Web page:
The city has been putting that guidance to good use, adding about 30 miles of bike lanes in the last year.

But once you have bike infrastructure, how do you get people to use it? City leaders brought in livable streets expert Gil Penalosa, former director of parks, sports, and recreation for Bogotá, Colombia. He got the idea of an open streets or cyclovia event percolating. This year, Brownsville has held eight open streets events, which it calls CycloBia, clearing major downtown avenues of car traffic and opening them to active play. The city is planning two more before the year’s end

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Streetsblog Chicago 40 Comments

Study: To Keep Bicyclists Outside the Door Zone, You Need a Buffer

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A buffered bike lane does a better job of encouraging bicyclists to ride outside the door zone than a wide bike lane. Photo: John Greenfield

A new study has found that bike lanes with a buffer next to the parking lane are better than conventional bike lanes at encouraging bicyclists to ride outside the door zone.

The study, recently published by the Transportation Research Board, concludes that wider but un-buffered bike lanes aren’t necessarily better than narrower lanes in encouraging bicyclists to ride outside the door zone. If there’s enough space to make a wider bike lane, the authors conclude, that extra space should be used to install a “narrower bicycle lane with a parking-side buffer,” which “provides distinct advantages over a wider bike lane with no buffer.”

Researchers reached their conclusions after observing thousands of cyclists using various bike lane configurations in Chicago and Cambridge, Massachusetts. On one Chicago street, for example, few bicyclists rode outside the door zone when the bike lane had no buffer, then after a two-foot buffer was striped, 40 percent rode outside the door zone.

Bicyclists are more likely to ride outside the door zone in a buffered bike lane than any other bike lane width studied.

Bicyclists are much more likely to ride outside the door zone in a buffered bike lane than in any other bike lane width studied.

That’s because the door zone is four feet wide, and riding in the center of a six-foot-wide bike lane still doesn’t give a cyclist enough clearance.

The on-street tests demonstrated that a six-foot-wide bike lane offers no advantage over one that’s five feet wide, or even four feet wide. Regardless of the width, bicyclists still ride in the center of the lane — within the radius of a typical car door swinging open. Dooring crashes are common in urban areas like Chicago: In 2012, the last year for which data is available, 18 percent of reported bike crashes were doorings.

The researchers were studying different types of bike lanes, and how people use them, in order to refine recommendations in the American Association of State Highway and Transportation Officials’ ”Guide for the Development of Bicycle Facilities.” The guide recommends five-foot-wide bike lanes and says four-foot-wide bike lanes can be used in other situations — but it was based on trial and error, not scientific research.

While protected bike lanes weren’t studied in this research, the authors’ observations show how proximity to moving traffic contributes to doorings. For instance, the study concluded that, “as traffic volume increases, bicyclists move away from vehicles in the travel lane and position themselves closer to parked vehicles or the curb.” Researchers observed the same response as truck traffic increased. This leads bicyclists to ride in the door zone — but with protected lanes, cyclists don’t have to ride next to motor vehicle traffic, and this isn’t a problem.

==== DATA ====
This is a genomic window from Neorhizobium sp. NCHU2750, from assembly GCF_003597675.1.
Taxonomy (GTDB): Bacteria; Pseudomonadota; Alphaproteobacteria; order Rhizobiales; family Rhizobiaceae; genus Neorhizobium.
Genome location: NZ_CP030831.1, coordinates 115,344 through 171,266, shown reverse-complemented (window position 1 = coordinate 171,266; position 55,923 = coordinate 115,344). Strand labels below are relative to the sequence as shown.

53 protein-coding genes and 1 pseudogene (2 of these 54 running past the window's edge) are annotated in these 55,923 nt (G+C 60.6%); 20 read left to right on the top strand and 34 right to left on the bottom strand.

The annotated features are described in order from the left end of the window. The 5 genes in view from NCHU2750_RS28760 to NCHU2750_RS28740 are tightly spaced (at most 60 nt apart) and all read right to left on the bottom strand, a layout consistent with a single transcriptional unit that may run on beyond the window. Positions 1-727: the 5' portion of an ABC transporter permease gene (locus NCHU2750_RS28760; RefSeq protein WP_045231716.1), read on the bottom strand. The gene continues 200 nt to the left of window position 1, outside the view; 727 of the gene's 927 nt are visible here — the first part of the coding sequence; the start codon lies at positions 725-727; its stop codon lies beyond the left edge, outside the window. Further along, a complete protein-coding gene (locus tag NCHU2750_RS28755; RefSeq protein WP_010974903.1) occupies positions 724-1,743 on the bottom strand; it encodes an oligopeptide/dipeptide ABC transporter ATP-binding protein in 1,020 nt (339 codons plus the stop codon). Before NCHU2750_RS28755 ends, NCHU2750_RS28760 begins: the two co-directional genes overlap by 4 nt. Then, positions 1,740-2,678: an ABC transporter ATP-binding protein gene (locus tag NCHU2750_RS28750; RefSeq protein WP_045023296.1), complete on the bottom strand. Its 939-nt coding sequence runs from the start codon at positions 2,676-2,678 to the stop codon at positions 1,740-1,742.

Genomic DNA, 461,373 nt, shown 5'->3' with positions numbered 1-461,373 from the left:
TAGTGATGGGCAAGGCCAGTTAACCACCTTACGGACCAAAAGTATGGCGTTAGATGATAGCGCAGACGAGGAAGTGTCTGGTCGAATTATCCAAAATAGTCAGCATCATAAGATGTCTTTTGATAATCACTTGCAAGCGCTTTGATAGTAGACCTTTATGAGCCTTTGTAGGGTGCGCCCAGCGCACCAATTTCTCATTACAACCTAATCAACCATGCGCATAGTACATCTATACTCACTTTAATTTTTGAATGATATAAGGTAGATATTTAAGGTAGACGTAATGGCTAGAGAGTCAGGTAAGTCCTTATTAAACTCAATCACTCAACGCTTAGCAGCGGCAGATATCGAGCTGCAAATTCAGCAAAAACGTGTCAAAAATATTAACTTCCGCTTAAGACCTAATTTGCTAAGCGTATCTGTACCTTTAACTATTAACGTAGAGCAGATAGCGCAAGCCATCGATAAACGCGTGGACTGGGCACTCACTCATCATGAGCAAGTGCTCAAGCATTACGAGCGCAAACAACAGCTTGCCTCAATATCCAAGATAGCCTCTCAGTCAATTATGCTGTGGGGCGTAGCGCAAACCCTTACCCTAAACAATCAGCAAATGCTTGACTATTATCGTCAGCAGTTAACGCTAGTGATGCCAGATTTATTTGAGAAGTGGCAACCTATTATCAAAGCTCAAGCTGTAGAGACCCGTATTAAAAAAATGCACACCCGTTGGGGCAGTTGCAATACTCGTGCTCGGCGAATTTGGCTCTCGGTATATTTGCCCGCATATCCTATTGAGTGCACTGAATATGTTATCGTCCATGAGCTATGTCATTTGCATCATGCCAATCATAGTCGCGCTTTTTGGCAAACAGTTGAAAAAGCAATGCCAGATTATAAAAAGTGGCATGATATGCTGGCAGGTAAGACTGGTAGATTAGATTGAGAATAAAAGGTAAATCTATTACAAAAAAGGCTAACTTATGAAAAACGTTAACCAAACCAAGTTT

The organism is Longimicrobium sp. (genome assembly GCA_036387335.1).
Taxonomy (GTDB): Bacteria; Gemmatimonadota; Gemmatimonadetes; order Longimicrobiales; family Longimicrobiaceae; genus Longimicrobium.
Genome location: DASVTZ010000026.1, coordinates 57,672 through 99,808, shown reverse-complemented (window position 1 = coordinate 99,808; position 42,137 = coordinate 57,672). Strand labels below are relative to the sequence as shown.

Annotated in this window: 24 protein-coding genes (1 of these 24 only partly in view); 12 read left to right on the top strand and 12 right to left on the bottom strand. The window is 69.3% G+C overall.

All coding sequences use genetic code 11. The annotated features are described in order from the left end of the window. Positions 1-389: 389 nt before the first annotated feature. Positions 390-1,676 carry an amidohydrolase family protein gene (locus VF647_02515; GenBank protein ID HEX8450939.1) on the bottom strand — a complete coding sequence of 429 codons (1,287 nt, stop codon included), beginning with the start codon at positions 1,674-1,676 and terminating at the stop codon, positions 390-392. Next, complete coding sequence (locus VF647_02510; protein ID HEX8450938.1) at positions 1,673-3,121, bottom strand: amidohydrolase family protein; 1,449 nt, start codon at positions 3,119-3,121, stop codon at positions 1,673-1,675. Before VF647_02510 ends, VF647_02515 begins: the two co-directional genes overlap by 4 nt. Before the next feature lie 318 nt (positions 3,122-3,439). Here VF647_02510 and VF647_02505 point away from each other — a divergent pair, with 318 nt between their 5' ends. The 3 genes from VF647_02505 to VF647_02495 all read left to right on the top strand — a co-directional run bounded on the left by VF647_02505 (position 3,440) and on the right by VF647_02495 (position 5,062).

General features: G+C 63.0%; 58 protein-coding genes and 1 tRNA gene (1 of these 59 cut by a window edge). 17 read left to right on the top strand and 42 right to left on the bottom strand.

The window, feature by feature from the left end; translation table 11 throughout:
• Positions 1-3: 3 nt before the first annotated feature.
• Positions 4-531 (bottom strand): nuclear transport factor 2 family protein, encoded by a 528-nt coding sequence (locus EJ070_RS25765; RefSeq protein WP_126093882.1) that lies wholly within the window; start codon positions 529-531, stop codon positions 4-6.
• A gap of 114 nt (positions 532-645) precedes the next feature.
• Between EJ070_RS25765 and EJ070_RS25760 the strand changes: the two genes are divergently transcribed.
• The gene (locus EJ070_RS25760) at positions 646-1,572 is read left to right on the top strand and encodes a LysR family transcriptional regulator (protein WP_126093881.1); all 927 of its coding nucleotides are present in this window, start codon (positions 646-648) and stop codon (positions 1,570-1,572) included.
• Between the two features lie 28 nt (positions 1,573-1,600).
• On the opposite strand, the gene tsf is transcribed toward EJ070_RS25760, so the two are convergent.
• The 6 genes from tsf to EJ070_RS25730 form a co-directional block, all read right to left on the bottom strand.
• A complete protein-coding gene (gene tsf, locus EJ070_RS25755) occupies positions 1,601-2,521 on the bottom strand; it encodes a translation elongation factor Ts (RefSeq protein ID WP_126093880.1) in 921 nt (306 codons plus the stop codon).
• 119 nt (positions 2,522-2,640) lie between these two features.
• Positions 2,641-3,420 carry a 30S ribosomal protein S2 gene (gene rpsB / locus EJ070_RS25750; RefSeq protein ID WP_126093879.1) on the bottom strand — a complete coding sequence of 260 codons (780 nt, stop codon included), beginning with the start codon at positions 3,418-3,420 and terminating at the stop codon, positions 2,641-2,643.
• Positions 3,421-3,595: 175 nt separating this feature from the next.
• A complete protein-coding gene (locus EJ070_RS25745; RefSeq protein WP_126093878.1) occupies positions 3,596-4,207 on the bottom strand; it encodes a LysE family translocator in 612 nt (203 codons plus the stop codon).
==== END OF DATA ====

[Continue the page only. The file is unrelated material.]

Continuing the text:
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African American Cyclists — And Others — Weigh in on Race and Biking

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Michael Andersen blogs for The Green Lane Project, a PeopleForBikes program that helps U.S. cities build better bike lanes to create low-stress streets.

Yesterday I wrote about a complicated subject: the links between biking and race in the United States.

It’s the first in an ongoing series over the next three months that will finish with a report about ways that marginalized Americans are pushing for protected bike lanes and other quality infrastructure. In our first post, we looked at the fact that African Americans use bikes at a slightly lower rate than other Americans even though African American heads of household are twice as likely to live without a car.

We asked “Why don’t more African Americans ride bicycles?“, and as we hoped, we’ve received many thoughtful replies so far. Here are a few. I’ve boldfaced some of the writers’ key points.

Marven Norman, vice president of the Inland Empire Biking Alliance in central California:

Every single day, I continue to see hundreds of people of color(s) on bikes bumping along on sidewalks or hugging curbs of hostile arterials. Yet, absolutely nothing is done for bikes in those areas where they’re often most needed. For example, there’s not even so much as a ‘sharrow’ in a lot of LA south of I-10. The “MyFiguerora” project stops right by USC and the enhancements on MLK aren’t even worth talking about in the context of connecting the community further than again, USC. The same trend is repeated in other cities all throughout SoCal and is a pattern I’m sure any community activist in other parts of the country can relate to as well: black/brown communities lack bike accommodations.

Then there’s the issue of the metric being used. The fallacy of measuring bike demand/usage solely by ‘commute trips‘ rears its ugly head highest when we’re discussing the segment of the population that has higher unemployment than the population at large. As it is, people are more apt to jump on their bike for a ride to a shop maybe 2 miles away than to ride 10 to get to work. (Yes, I’m aware that of plenty people actually do ride farther than that, myself being one of them on occasion.) Yet, measuring only commutes, especially given the aforementioned biases, continues to result in in the conclusion that there’s no reason to build anything.